Wild mice are considered to be omnivorous. That means they eat anything. These mammals will eat a variety of insects, vegetables and meats without any hesitation. 

However, most of the commercial rodents will eat human food as well as pet food or bird food. With that in mind, if you are a bird feeder, then you should be wary of these creatures. They will likely invade your garden and eat all the bird food available. They will also eat the food meant for your pets.


Typically, mice are nocturnal. That means that these little creatures will be inactive during the day. Additionally, mice are also good jumpers and climbers.

Contrary to popular belief, mice are exceptionally clean. These creatures clean themselves at least two times a day.

Rats vs Mice - What are the differences?

At first glance, rats and mice might appear to be the same species. They are both from the rodent family, they have a similar body structure, and seem to live similar lives. But there are significant differences between rats and mice that make each of them unique. It should be noted that the terms “rat” and “mouse” are not scientific classifications, but rather colloquial terms used to describe both species. Understanding the differences starts with what makes each rodent a rat or a mouse.

These are medium-sized members of the rodent family. They sport long, thin tails, triangular-shaped heads, and can be found  around the world. Some of the most common are Norway rats, wood rats, black rats, and even naked mole rats. Keep in mind that these different species of rats may not be that closely related.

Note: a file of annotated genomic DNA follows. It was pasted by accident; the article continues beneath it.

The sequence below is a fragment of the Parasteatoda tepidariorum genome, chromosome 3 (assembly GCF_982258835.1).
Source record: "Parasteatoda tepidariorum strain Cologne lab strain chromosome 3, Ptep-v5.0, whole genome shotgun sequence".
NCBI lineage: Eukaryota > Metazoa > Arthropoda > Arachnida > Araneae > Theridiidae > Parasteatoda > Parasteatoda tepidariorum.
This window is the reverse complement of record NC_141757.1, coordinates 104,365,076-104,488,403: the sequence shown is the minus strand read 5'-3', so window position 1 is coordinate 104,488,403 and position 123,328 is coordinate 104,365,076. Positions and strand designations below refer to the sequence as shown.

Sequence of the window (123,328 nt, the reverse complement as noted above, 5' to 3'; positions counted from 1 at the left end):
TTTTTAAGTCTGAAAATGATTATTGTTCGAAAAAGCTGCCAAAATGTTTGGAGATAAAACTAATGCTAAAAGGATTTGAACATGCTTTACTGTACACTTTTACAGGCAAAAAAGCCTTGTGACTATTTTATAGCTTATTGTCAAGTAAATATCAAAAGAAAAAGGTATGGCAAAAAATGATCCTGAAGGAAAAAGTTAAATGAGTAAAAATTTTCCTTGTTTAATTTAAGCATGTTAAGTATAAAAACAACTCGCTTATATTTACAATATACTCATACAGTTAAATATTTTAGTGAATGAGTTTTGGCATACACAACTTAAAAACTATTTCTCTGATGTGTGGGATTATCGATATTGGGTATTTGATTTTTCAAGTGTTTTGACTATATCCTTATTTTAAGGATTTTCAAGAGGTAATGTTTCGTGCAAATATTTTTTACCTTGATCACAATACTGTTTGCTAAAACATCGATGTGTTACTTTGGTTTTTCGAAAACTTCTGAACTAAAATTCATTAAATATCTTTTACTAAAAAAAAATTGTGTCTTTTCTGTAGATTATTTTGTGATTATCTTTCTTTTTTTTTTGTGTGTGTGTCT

Mice are small members of the rodent family that also sport long, thin tails. They are some of the most common and perhaps oldest mammals in the world. From deer mice to spiny mice to dormice, there are many different species that may or may not be that closely related.

Differences: The most significant difference is that rats and mice are not the same species despite their generally similar appearance. It is true  that a small, young rat will bear a striking similarity to an adult mouse, that will change as the rat matures into adulthood.

Rats are generally heavier, longer, and overall larger than mice. A typical rat grows to be nine to eleven inches long, not including the tail which can be up to nine inches as well. Plus, rats weigh on average from three-quarters to one and a half pounds or 350 to 650 grams. Mice are far smaller with body lengths that average three to four inches long, including tails that are about the same length. Plus, they weigh on average 30 to 90 grams which can be one-tenth of the weight of a typical rat.

Head: Another big difference is that the head of a rat tends to be heavy, feature a wide muzzle, and relatively tiny ears in relation to their heads. The head of a mouse tends to be small, narrower, and have a pointed muzzle.

Nipples: This is an obvious visual difference in that rats have six nipples while mice have only five.

Chromosomes: Rats, such as Norway rats have 22 chromosomes whereas common house mice have only 20. This may seem like a small difference, but it is quite large because it indicates they are a different species.

Burrowing: Rats are burrowing mammals while mice do not burrow. Instead, mice create nests near their food sources. Rats  however will not only burrow, their strong teeth can chew through tough materials that include concrete and even aluminum. Although they are both rodents, rats and mice are considerably different in terms of their size, shape, and features even down to  their chromosomes. The differences are important ones as they are two different species that happen to share a few common characteristics.